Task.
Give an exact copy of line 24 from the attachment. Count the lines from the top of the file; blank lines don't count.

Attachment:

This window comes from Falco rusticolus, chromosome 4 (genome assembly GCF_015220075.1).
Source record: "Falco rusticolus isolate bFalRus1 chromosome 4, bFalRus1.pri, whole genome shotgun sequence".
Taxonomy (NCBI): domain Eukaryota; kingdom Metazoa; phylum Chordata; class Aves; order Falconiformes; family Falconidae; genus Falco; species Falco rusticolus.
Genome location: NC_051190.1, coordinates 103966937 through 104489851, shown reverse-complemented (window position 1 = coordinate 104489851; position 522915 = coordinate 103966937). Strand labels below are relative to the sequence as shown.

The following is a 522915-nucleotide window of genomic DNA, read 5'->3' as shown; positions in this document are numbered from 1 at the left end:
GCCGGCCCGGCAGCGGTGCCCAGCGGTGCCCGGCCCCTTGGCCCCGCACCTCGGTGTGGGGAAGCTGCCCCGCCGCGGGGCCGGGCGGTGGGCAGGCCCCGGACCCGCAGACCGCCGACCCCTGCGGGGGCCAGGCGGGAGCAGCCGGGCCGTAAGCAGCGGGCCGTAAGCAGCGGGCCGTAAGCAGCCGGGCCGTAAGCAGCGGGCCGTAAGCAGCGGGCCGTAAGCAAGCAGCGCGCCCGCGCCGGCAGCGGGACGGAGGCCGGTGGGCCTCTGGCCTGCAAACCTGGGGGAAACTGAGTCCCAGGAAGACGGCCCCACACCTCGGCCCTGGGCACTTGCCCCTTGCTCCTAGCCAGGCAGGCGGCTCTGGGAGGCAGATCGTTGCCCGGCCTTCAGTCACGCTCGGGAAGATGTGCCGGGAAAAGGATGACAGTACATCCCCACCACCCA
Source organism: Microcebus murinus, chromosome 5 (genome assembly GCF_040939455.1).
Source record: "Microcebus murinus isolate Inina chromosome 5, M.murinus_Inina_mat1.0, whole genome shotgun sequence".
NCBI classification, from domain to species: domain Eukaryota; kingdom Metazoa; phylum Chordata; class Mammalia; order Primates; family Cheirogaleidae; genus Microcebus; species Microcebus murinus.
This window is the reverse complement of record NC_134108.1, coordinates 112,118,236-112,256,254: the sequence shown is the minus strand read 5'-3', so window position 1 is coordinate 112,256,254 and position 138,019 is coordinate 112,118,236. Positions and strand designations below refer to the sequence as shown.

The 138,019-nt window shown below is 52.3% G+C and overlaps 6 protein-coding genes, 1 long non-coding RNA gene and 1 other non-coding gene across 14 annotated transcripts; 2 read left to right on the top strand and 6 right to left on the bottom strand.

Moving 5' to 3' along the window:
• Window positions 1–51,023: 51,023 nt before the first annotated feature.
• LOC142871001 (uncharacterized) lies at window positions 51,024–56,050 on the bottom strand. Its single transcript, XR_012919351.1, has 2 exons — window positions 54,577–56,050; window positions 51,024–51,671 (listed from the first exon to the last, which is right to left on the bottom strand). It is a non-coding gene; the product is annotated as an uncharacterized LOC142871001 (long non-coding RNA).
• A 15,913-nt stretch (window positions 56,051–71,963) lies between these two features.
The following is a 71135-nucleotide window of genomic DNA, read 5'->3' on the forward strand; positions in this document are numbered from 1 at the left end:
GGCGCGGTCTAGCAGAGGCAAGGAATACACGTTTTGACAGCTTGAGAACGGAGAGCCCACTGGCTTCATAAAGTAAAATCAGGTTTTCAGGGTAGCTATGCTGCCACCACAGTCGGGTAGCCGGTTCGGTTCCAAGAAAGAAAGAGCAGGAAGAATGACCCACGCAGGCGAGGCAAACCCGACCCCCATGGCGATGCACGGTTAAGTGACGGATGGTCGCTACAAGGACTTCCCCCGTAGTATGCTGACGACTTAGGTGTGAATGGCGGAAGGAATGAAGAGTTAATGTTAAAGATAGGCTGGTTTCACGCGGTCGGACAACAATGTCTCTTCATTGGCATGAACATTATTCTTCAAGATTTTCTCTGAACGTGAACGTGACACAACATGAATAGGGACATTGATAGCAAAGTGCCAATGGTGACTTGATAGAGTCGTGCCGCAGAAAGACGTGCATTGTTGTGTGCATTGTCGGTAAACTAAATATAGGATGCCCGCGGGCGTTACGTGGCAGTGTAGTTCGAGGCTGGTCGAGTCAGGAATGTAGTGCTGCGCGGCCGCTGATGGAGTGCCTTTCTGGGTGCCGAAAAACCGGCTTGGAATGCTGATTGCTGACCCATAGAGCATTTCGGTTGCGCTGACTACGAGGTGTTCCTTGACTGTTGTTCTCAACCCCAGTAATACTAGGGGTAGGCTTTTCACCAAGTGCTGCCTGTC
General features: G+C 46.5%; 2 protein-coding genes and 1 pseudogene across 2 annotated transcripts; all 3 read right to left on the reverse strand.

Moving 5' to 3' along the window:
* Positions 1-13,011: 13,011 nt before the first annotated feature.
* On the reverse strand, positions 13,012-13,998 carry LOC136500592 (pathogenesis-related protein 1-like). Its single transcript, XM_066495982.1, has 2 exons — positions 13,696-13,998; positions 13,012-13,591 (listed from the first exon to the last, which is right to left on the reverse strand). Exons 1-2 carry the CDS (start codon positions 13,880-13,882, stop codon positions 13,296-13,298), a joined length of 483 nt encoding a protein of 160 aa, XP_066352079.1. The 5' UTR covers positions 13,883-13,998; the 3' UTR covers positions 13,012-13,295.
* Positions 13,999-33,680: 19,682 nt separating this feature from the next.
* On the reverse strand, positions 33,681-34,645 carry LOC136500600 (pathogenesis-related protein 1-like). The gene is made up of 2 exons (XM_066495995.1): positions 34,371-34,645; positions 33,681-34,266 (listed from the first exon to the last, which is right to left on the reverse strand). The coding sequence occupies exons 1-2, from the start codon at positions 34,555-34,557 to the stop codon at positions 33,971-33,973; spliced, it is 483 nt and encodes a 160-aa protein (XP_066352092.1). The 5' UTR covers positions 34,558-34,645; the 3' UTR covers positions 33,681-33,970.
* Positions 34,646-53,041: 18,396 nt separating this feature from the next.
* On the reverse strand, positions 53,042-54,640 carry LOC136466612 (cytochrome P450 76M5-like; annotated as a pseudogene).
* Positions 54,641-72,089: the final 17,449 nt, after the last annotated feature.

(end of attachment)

* Positions 34,646-53,041: 18,396 nt separating this feature from the next.